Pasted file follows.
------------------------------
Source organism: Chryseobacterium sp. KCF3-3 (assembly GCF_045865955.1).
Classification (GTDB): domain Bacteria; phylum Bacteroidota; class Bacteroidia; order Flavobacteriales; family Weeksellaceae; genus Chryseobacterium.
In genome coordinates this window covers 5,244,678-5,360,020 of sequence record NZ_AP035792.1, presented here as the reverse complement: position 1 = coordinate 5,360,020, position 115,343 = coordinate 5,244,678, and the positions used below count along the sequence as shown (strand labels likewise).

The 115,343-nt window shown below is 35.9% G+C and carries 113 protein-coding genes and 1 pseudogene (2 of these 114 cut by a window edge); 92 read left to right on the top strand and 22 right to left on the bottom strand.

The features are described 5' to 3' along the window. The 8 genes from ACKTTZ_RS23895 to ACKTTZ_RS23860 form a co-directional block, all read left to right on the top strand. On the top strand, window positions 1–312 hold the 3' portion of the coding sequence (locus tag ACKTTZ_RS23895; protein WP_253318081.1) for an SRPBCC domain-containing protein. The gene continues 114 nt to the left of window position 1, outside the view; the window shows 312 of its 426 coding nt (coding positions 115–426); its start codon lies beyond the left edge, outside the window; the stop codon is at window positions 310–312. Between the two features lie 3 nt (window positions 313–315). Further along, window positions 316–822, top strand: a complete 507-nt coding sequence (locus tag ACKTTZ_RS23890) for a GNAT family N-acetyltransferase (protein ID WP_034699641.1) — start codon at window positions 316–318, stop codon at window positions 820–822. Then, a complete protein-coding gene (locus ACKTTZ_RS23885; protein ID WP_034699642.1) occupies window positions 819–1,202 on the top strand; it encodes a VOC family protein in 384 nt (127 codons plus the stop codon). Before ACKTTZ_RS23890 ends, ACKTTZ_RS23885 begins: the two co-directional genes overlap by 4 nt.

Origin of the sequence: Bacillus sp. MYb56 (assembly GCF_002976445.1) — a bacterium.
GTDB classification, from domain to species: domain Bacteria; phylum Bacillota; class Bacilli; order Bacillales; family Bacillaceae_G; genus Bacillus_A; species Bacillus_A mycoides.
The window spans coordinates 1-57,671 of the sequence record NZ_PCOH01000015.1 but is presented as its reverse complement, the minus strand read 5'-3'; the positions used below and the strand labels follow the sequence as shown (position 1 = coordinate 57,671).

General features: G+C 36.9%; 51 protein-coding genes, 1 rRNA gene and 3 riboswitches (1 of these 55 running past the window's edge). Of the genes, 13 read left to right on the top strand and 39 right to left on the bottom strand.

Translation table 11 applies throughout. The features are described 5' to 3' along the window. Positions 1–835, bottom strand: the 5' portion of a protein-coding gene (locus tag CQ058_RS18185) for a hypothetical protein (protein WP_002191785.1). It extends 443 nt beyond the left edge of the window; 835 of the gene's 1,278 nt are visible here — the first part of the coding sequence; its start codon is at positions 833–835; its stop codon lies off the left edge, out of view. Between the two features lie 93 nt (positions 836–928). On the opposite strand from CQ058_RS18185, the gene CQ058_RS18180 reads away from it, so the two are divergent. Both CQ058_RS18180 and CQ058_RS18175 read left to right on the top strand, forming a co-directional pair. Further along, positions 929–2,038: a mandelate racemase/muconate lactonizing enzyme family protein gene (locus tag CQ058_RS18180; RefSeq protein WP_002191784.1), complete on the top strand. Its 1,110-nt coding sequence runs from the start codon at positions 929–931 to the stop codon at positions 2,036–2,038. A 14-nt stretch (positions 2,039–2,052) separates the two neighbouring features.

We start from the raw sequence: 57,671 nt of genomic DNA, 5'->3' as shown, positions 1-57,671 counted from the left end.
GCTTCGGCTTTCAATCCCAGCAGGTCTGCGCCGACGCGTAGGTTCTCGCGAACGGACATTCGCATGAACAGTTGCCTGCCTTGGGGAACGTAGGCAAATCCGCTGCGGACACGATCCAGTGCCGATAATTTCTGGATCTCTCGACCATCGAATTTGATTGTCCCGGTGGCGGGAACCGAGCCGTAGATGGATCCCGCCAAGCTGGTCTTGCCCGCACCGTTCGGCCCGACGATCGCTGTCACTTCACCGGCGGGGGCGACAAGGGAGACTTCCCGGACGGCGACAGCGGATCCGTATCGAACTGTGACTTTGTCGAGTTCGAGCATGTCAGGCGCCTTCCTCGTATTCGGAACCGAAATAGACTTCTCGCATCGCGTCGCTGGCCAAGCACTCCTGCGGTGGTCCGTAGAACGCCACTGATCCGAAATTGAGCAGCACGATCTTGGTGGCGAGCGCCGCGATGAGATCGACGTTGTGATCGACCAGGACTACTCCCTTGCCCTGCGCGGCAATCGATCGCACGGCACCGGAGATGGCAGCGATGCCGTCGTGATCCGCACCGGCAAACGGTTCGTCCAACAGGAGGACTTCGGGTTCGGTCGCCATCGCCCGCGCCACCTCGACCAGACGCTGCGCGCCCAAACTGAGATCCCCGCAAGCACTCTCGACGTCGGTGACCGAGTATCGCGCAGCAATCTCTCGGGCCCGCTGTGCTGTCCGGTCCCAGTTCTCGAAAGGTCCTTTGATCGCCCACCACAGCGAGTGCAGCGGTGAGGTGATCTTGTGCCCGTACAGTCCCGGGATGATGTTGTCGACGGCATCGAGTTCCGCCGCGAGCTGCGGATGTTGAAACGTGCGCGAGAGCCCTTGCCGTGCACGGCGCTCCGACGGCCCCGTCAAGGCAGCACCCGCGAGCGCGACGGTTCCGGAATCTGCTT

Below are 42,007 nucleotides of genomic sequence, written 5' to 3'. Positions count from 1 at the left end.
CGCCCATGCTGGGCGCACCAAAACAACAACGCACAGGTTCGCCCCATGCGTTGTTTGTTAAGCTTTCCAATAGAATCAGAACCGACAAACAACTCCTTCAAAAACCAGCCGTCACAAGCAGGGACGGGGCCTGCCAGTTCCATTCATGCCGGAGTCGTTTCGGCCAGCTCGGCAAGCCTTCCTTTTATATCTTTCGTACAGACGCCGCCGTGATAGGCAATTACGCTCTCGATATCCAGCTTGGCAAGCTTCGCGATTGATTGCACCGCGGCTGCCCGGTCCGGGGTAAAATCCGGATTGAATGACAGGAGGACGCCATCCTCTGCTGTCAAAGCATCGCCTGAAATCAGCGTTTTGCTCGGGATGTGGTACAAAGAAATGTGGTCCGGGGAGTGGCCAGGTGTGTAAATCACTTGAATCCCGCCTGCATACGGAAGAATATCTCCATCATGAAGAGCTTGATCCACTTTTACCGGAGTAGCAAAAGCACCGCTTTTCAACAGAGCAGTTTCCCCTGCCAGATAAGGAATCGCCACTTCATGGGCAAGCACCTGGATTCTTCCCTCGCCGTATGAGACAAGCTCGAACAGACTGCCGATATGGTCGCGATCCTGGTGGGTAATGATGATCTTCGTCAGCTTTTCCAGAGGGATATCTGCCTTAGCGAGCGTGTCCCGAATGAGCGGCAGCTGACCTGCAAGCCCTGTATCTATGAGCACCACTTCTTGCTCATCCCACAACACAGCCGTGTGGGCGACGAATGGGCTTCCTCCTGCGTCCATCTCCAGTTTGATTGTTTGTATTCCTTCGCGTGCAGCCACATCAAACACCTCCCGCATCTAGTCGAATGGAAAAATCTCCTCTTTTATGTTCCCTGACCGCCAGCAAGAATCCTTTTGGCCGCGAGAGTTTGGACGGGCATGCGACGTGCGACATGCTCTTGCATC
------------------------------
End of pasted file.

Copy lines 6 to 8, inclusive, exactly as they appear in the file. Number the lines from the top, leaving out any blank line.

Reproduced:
Origin of the sequence: Bacillus sp. MYb56 (assembly GCF_002976445.1) — a bacterium.
GTDB classification, from domain to species: domain Bacteria; phylum Bacillota; class Bacilli; order Bacillales; family Bacillaceae_G; genus Bacillus_A; species Bacillus_A mycoides.
The window spans coordinates 1-57,671 of the sequence record NZ_PCOH01000015.1 but is presented as its reverse complement, the minus strand read 5'-3'; the positions used below and the strand labels follow the sequence as shown (position 1 = coordinate 57,671).